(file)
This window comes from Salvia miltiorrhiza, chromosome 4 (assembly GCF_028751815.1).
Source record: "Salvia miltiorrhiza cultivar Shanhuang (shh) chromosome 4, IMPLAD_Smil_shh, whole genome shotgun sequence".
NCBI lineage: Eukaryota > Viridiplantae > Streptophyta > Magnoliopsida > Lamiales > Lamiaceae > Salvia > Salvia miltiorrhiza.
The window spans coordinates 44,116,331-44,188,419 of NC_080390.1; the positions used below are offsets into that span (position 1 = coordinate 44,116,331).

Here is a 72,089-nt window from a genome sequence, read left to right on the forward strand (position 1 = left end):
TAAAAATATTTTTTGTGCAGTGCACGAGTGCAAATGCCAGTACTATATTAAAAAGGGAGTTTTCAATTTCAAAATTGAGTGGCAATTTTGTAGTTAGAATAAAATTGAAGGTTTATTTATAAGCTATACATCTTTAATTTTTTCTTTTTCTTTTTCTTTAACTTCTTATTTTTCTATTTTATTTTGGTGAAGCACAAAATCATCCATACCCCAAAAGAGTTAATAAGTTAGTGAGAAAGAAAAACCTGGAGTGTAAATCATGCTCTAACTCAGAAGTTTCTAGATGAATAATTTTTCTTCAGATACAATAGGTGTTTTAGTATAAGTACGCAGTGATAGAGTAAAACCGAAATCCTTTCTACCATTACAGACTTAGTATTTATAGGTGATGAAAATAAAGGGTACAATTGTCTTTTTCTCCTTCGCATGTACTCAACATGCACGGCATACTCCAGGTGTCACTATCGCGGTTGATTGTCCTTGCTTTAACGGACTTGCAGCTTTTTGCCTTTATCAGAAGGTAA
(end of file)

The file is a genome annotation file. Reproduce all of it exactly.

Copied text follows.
This window comes from Salvia miltiorrhiza, chromosome 4 (assembly GCF_028751815.1).
Source record: "Salvia miltiorrhiza cultivar Shanhuang (shh) chromosome 4, IMPLAD_Smil_shh, whole genome shotgun sequence".
NCBI lineage: Eukaryota > Viridiplantae > Streptophyta > Magnoliopsida > Lamiales > Lamiaceae > Salvia > Salvia miltiorrhiza.
The window spans coordinates 44,116,331-44,188,419 of NC_080390.1; the positions used below are offsets into that span (position 1 = coordinate 44,116,331).

Here is a 72,089-nt window from a genome sequence, read left to right on the forward strand (position 1 = left end):
TAAAAATATTTTTTGTGCAGTGCACGAGTGCAAATGCCAGTACTATATTAAAAAGGGAGTTTTCAATTTCAAAATTGAGTGGCAATTTTGTAGTTAGAATAAAATTGAAGGTTTATTTATAAGCTATACATCTTTAATTTTTTCTTTTTCTTTTTCTTTAACTTCTTATTTTTCTATTTTATTTTGGTGAAGCACAAAATCATCCATACCCCAAAAGAGTTAATAAGTTAGTGAGAAAGAAAAACCTGGAGTGTAAATCATGCTCTAACTCAGAAGTTTCTAGATGAATAATTTTTCTTCAGATACAATAGGTGTTTTAGTATAAGTACGCAGTGATAGAGTAAAACCGAAATCCTTTCTACCATTACAGACTTAGTATTTATAGGTGATGAAAATAAAGGGTACAATTGTCTTTTTCTCCTTCGCATGTACTCAACATGCACGGCATACTCCAGGTGTCACTATCGCGGTTGATTGTCCTTGCTTTAACGGACTTGCAGCTTTTTGCCTTTATCAGAAGGTAA